During this conference, I wasn't so focused on new tech tools or using new tech tools but more on the pedagogy. Why do we need to provide these tech experiences for our students? This is sort of a rhetorical question, but if we are to prepare our students for college and careers, then we need to provide them with a myriad of tech experiences that allow them to communicate in lots of different ways, to be creative, collaborate and think critically. This is certainly not new to me, but I like being reminded and being given suggestions on how to make this happen in the classroom. 

Lunch time meeting on the last day of conference
A lunch time meeting was scheduled each day for our team. We wanted to debrief and make plans for the coming school year. The first day it was hard to focus, and we spent some time discussing philosophy, but by the third day, we had a new teacher orientation ready to go and ideas to get all the teachers collaborating and sharing. I found this to be a major theme of the whole conference. When teachers collaborate within the building and across the globe, the students benefit. Yes, it can be hard at times, but it is truly necessary for us to model good collaboration for our students and allow them to learn from many. 

Working on iPad or napkin, whatever it takes to get the job done

Besides the daily keynote speeches, I attended three other sessions a day. Some I attended with my colleagues, others alone. No matter who was presenting I always got some little tidbit as a take away. Most of the attendees at the session on copyright were librarians like me. I really liked this presentation because Kristin Hokanson and Teryl Magee explained that copyrighted work can be used by students if done correctly. You can find a link to their resources here. Amy Burvall is all about letting students be creative. Her presentation was beautiful, so she definitely practices what she preaches. Open here to see the slide presentation that I got to see. One of my favorite sessions was the last session of the day on Thursday when I walked into Darren Kuropatwa's iPad scavenger hunt. All of the 75 attendees at this session were expected to join a group, use their device and play along. It was fun because it was hands on. We got to meet new people and were expected to collaborate with them to complete the scavenger hunt. It proved to be extremely engaging, and I imagine kids would be as taken with it as me. Kelly Maher, who works with our 6th graders first semester, plans to redesign this activity for her classes to complete.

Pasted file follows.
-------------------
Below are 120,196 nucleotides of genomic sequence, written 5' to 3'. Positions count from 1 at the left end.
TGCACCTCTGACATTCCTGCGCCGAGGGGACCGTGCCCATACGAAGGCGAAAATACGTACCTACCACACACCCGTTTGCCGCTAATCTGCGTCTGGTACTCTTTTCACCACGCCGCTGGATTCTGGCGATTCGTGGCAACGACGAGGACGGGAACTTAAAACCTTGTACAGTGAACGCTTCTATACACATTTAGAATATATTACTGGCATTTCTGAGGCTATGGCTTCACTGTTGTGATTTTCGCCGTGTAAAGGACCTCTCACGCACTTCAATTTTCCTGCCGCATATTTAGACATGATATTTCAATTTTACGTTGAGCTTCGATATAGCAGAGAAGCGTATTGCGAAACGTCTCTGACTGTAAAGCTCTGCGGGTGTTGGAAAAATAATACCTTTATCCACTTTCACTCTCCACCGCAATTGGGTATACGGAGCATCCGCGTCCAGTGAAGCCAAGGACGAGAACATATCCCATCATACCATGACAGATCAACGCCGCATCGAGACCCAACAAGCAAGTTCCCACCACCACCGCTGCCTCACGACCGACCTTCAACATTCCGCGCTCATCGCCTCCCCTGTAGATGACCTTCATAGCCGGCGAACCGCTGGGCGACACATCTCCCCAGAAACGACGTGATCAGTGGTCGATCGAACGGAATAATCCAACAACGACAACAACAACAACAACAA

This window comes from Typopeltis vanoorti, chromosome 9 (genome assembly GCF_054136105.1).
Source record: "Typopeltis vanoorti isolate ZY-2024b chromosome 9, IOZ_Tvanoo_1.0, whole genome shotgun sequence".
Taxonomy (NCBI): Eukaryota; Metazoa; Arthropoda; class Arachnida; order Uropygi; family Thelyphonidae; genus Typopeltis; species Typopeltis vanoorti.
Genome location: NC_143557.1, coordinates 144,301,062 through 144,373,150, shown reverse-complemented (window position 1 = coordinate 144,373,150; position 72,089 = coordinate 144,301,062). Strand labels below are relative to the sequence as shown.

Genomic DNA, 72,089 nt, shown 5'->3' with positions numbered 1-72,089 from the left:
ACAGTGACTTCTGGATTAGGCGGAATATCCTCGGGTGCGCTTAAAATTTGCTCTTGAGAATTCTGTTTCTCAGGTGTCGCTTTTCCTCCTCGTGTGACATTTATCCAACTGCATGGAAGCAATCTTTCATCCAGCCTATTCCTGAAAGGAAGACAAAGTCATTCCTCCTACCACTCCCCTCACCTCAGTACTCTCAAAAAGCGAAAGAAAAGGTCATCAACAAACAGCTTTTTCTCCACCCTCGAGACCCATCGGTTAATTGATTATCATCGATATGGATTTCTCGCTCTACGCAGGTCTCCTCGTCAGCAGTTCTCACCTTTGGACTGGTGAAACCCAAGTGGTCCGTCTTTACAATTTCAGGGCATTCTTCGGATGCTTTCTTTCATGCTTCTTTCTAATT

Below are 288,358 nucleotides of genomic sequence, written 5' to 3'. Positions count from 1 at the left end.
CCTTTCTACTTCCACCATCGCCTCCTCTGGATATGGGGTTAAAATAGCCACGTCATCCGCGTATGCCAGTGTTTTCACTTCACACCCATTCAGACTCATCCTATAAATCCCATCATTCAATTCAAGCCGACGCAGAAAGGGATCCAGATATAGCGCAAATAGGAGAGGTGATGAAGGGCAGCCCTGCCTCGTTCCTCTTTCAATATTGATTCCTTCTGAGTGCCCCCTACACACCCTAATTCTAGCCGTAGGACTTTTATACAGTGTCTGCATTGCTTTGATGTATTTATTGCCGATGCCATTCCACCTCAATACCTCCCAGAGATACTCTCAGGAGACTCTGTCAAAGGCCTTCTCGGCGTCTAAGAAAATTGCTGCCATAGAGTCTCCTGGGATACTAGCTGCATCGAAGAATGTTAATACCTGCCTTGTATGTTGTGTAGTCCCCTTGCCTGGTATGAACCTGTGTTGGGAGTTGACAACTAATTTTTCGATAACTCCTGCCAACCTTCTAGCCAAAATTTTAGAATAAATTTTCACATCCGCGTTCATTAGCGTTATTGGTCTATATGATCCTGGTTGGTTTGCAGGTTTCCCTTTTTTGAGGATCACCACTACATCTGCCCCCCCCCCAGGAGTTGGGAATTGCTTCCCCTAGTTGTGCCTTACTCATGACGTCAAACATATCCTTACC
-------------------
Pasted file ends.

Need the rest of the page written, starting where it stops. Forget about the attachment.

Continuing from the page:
We also got some time to actually see a little bit of Boston: North End, Cambridge and Copley Square.

walking the cobblestone streets of the North End near Paul Revere's house


photo of all the BLC attendees 

Attending BLC was a wonderful opportunity for all of us. I believe that our students will be reaping the benefits of our attendance for years to come. It would not have been possible without the grant from Fund for Teachers. Fund for Teachers provides grants to educators singly or in teams for summer professional development. The cool thing is that you can create your own PD and travel the world or attend a conference like our team. Thank you FFT for helping us strive to be better educators.